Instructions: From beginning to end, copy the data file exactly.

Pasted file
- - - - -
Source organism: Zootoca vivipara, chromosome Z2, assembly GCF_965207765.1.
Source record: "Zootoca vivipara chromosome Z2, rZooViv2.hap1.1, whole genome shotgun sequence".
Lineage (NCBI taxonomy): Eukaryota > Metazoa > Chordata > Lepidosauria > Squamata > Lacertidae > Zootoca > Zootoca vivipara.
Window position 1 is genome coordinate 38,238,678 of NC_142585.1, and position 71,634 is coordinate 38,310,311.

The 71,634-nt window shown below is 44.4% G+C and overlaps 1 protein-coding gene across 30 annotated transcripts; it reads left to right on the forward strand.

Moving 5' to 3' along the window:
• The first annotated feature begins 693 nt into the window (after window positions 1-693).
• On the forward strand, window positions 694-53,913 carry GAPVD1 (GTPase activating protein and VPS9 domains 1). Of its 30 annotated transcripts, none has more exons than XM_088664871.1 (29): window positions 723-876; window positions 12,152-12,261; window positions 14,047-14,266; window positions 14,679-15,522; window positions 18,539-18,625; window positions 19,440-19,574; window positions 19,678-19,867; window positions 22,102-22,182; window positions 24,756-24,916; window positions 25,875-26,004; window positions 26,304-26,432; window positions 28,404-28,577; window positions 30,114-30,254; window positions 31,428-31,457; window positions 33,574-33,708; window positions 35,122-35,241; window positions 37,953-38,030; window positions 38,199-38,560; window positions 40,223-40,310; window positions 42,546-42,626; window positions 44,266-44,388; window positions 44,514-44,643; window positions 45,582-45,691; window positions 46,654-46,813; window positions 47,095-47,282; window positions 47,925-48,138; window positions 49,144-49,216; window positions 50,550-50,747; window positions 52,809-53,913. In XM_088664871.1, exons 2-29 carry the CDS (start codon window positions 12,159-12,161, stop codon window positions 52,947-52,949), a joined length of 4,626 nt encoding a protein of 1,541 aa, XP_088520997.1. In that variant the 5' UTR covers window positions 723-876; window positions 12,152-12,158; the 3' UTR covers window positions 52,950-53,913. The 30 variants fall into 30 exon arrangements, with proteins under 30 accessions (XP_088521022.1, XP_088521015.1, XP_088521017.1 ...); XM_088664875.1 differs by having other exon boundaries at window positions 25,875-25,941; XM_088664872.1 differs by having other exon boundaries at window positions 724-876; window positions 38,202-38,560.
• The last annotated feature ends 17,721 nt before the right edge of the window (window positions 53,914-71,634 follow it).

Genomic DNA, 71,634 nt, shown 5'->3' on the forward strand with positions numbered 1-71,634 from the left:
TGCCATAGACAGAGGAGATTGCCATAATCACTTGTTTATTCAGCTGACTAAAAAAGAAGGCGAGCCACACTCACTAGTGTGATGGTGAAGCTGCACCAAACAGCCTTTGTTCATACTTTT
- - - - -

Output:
Source organism: Zootoca vivipara, chromosome Z2, assembly GCF_965207765.1.
Source record: "Zootoca vivipara chromosome Z2, rZooViv2.hap1.1, whole genome shotgun sequence".
Lineage (NCBI taxonomy): Eukaryota > Metazoa > Chordata > Lepidosauria > Squamata > Lacertidae > Zootoca > Zootoca vivipara.
Window position 1 is genome coordinate 38,238,678 of NC_142585.1, and position 71,634 is coordinate 38,310,311.

The 71,634-nt window shown below is 44.4% G+C and overlaps 1 protein-coding gene across 30 annotated transcripts; it reads left to right on the forward strand.

Moving 5' to 3' along the window:
• The first annotated feature begins 693 nt into the window (after window positions 1-693).
• On the forward strand, window positions 694-53,913 carry GAPVD1 (GTPase activating protein and VPS9 domains 1). Of its 30 annotated transcripts, none has more exons than XM_088664871.1 (29): window positions 723-876; window positions 12,152-12,261; window positions 14,047-14,266; window positions 14,679-15,522; window positions 18,539-18,625; window positions 19,440-19,574; window positions 19,678-19,867; window positions 22,102-22,182; window positions 24,756-24,916; window positions 25,875-26,004; window positions 26,304-26,432; window positions 28,404-28,577; window positions 30,114-30,254; window positions 31,428-31,457; window positions 33,574-33,708; window positions 35,122-35,241; window positions 37,953-38,030; window positions 38,199-38,560; window positions 40,223-40,310; window positions 42,546-42,626; window positions 44,266-44,388; window positions 44,514-44,643; window positions 45,582-45,691; window positions 46,654-46,813; window positions 47,095-47,282; window positions 47,925-48,138; window positions 49,144-49,216; window positions 50,550-50,747; window positions 52,809-53,913. In XM_088664871.1, exons 2-29 carry the CDS (start codon window positions 12,159-12,161, stop codon window positions 52,947-52,949), a joined length of 4,626 nt encoding a protein of 1,541 aa, XP_088520997.1. In that variant the 5' UTR covers window positions 723-876; window positions 12,152-12,158; the 3' UTR covers window positions 52,950-53,913. The 30 variants fall into 30 exon arrangements, with proteins under 30 accessions (XP_088521022.1, XP_088521015.1, XP_088521017.1 ...); XM_088664875.1 differs by having other exon boundaries at window positions 25,875-25,941; XM_088664872.1 differs by having other exon boundaries at window positions 724-876; window positions 38,202-38,560.
• The last annotated feature ends 17,721 nt before the right edge of the window (window positions 53,914-71,634 follow it).

Genomic DNA, 71,634 nt, shown 5'->3' on the forward strand with positions numbered 1-71,634 from the left:
TGCCATAGACAGAGGAGATTGCCATAATCACTTGTTTATTCAGCTGACTAAAAAAGAAGGCGAGCCACACTCACTAGTGTGATGGTGAAGCTGCACCAAACAGCCTTTGTTCATACTTTT